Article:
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Staying active at any size
By Lisa Jones
HEALTH MATTERS DECEMBER 2016/JANUARY 2017
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Staying active at any size

There is an ongoing debate about whether it’s possible to be both overweight AND fit at the same time. The idea that a person can be “fat but fit” is based on the premise that a high degree of aerobic fitness can compensate for the known complications associated with being obese. A study carried out at Umea University in Sweden, published in the “Journal of Epidemiology,” suggests that no matter your level of activity and fitness, however, you cannot fully overcome the dangers of being overweight.

“The question of whether you can be fit and overweight has been a popular topic in recent years and this study has provided some evidence that, even if you are physically very fit, being obese increases risk of early death,” researchers pointed out. “Obesity is a condition that leads to increased risk of type 2 diabetes, heart disease, some types of cancers and stroke, so it is important to treat, if possible.”

The good news is that having a rigorous physical fitness routine does help . . . some. It also gets the obese person one step closer to a healthier, leaner lifestyle.

Exercise, no matter what your size or fitness level, is important to overall good health. For those who carry extra weight, it can be a bit more challenging, but not impossible. And research shows physical activity is safe for almost everyone, with the health benefits far outweighing the risks. It is important, of course, to consult your health care provider before starting any new activity or exercise program.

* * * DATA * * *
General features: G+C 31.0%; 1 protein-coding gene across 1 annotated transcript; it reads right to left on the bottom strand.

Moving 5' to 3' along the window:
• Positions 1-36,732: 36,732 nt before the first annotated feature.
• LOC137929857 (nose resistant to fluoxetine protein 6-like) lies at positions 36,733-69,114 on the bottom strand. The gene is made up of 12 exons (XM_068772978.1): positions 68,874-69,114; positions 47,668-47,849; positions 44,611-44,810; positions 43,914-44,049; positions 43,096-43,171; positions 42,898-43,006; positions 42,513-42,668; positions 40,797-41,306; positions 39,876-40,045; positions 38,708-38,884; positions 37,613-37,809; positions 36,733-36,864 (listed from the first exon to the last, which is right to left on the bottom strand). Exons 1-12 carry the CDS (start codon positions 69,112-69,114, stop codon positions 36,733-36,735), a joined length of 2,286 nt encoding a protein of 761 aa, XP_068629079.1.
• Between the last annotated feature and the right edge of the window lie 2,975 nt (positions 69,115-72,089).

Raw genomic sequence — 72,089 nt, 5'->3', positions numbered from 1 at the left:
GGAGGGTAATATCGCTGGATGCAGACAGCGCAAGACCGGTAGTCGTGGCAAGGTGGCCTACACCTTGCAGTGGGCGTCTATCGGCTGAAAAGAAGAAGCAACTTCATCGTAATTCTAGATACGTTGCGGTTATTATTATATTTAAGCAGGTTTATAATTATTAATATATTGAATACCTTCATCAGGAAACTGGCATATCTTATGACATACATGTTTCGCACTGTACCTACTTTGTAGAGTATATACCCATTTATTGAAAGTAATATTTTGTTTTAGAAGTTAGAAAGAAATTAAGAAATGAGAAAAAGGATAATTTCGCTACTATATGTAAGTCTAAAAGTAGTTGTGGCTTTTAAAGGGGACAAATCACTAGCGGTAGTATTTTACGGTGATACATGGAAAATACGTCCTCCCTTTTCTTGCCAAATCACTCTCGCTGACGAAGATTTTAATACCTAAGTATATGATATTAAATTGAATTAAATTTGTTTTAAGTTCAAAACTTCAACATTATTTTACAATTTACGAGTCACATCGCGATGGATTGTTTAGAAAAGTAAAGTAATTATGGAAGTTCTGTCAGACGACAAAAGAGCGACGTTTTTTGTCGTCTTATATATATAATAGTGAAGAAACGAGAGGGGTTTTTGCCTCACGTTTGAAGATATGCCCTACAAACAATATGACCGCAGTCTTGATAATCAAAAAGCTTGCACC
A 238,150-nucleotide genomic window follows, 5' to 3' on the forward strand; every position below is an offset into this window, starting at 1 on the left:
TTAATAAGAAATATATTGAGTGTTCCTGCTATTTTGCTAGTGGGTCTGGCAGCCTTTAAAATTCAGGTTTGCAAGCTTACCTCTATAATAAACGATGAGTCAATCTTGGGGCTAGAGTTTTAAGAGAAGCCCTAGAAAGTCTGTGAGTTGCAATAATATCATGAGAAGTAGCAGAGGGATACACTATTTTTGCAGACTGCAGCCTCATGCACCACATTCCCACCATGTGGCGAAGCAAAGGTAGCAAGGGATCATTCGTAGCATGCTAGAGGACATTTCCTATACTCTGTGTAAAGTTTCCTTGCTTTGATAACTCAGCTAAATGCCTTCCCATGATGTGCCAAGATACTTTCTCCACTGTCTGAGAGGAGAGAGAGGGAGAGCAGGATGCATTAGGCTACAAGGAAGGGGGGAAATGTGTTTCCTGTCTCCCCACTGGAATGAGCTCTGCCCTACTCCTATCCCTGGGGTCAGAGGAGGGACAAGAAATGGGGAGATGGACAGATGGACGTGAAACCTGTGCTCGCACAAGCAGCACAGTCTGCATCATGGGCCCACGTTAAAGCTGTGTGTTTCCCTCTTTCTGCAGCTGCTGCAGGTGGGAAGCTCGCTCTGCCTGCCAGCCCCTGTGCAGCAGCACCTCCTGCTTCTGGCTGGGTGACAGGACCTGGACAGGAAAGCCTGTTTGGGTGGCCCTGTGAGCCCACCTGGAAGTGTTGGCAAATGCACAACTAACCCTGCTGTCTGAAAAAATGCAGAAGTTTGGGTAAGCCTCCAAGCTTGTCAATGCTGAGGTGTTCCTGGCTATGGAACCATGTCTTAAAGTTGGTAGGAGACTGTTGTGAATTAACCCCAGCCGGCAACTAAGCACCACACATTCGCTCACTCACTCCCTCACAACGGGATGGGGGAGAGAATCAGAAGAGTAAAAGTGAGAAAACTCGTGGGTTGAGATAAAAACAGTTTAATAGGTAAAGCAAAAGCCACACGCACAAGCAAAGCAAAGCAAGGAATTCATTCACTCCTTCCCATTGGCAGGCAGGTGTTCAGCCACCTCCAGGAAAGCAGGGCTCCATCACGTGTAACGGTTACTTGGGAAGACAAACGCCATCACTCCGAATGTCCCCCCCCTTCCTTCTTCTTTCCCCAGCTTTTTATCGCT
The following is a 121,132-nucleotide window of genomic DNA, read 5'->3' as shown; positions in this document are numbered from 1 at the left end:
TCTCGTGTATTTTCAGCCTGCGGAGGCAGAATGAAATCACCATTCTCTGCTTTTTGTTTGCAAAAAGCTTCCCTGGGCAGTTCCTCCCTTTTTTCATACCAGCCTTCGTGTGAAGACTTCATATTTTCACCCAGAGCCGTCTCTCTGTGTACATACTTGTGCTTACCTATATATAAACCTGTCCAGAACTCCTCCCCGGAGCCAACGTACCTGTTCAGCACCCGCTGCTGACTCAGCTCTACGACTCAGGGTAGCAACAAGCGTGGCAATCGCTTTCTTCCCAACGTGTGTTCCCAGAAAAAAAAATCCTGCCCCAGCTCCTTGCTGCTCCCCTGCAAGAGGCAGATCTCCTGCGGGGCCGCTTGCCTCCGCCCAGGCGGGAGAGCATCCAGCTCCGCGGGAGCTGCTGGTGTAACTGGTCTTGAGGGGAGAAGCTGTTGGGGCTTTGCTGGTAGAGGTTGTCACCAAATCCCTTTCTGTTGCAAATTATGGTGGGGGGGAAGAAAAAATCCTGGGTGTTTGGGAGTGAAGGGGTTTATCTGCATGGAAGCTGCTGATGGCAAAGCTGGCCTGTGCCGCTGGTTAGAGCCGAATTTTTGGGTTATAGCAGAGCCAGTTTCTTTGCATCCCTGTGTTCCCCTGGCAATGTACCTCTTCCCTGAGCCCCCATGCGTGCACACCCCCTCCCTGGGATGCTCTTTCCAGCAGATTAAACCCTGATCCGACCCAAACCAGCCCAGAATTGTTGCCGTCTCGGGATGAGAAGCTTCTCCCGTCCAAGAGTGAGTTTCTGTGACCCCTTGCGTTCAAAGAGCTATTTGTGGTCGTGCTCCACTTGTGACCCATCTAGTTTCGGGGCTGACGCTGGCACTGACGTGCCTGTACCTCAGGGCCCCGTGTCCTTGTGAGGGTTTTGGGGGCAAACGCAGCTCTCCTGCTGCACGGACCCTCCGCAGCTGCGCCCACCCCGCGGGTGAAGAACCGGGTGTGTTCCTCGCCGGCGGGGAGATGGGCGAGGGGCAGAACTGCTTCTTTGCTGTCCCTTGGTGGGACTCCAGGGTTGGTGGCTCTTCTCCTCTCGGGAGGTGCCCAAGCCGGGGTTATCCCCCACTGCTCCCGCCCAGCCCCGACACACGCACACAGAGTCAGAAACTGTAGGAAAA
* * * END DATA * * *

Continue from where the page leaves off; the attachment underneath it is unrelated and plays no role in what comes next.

According to the National Institutes of Health, “You don’t need to be an athlete or have special skills or equipment to make physical activity part of your life. Many types of activities you do every day, such as walking your dog or going up and down steps at home or at work, may help improve your health. Try different activities you enjoy. If you like an activity, you’re more likely to stick with it. Anything that gets you moving around, even for a few minutes at a time, is a healthy start to getting fit.”

No matter your size or current fitness, walking is an excellent way to start building your stamina. It is easy to manage for most people and requires very little except a good pair of shoes and some time. Other fun ways to add more activity into your routine are through dancing, bicycling or water aerobics.

Always remember, it’s important to start out at an intensity appropriate to your current level of health and fitness. Push yourself a bit, but not too hard. By slowly building up your fitness routine, you will be taking sure steps toward improving your overall health.

 

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